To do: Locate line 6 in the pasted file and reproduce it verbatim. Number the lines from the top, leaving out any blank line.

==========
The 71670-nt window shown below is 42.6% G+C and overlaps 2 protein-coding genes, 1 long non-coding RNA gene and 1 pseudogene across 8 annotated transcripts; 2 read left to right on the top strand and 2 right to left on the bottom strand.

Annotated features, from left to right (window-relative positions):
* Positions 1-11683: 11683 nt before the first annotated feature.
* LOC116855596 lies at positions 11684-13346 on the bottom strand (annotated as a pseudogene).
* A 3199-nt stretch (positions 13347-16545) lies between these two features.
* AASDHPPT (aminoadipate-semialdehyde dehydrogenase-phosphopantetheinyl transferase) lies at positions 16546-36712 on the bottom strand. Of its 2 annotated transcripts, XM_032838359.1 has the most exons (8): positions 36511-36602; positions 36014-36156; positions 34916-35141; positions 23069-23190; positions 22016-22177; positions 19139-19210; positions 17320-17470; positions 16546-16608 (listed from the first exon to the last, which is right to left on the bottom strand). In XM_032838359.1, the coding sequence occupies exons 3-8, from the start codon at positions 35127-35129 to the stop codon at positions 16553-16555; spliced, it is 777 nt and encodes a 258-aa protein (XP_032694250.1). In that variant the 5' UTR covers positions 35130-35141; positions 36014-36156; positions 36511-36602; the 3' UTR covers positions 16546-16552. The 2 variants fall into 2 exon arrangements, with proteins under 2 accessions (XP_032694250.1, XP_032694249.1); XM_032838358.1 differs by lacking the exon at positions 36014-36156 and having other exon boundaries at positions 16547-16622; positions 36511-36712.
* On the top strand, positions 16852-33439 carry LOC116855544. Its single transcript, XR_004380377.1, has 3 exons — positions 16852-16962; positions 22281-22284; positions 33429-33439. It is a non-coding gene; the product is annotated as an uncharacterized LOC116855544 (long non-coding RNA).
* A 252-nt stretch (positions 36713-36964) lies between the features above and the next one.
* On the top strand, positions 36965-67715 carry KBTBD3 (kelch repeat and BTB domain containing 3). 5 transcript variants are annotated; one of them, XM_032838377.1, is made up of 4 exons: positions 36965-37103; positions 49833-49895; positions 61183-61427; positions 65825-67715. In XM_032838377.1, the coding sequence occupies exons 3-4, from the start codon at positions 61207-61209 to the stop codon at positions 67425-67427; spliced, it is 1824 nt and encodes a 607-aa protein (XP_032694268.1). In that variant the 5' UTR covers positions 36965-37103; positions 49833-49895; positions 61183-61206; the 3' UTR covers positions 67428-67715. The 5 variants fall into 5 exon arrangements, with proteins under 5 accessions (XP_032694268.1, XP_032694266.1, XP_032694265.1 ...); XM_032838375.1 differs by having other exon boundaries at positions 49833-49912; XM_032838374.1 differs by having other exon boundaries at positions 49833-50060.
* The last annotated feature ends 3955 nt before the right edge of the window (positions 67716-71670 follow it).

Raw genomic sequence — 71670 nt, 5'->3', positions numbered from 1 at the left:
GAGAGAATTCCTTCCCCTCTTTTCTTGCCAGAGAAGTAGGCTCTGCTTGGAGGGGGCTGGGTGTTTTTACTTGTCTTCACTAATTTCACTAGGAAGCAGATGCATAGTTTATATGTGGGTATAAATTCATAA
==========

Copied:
* AASDHPPT (aminoadipate-semialdehyde dehydrogenase-phosphopantetheinyl transferase) lies at positions 16546-36712 on the bottom strand. Of its 2 annotated transcripts, XM_032838359.1 has the most exons (8): positions 36511-36602; positions 36014-36156; positions 34916-35141; positions 23069-23190; positions 22016-22177; positions 19139-19210; positions 17320-17470; positions 16546-16608 (listed from the first exon to the last, which is right to left on the bottom strand). In XM_032838359.1, the coding sequence occupies exons 3-8, from the start codon at positions 35127-35129 to the stop codon at positions 16553-16555; spliced, it is 777 nt and encodes a 258-aa protein (XP_032694250.1). In that variant the 5' UTR covers positions 35130-35141; positions 36014-36156; positions 36511-36602; the 3' UTR covers positions 16546-16552. The 2 variants fall into 2 exon arrangements, with proteins under 2 accessions (XP_032694250.1, XP_032694249.1); XM_032838358.1 differs by lacking the exon at positions 36014-36156 and having other exon boundaries at positions 16547-16622; positions 36511-36712.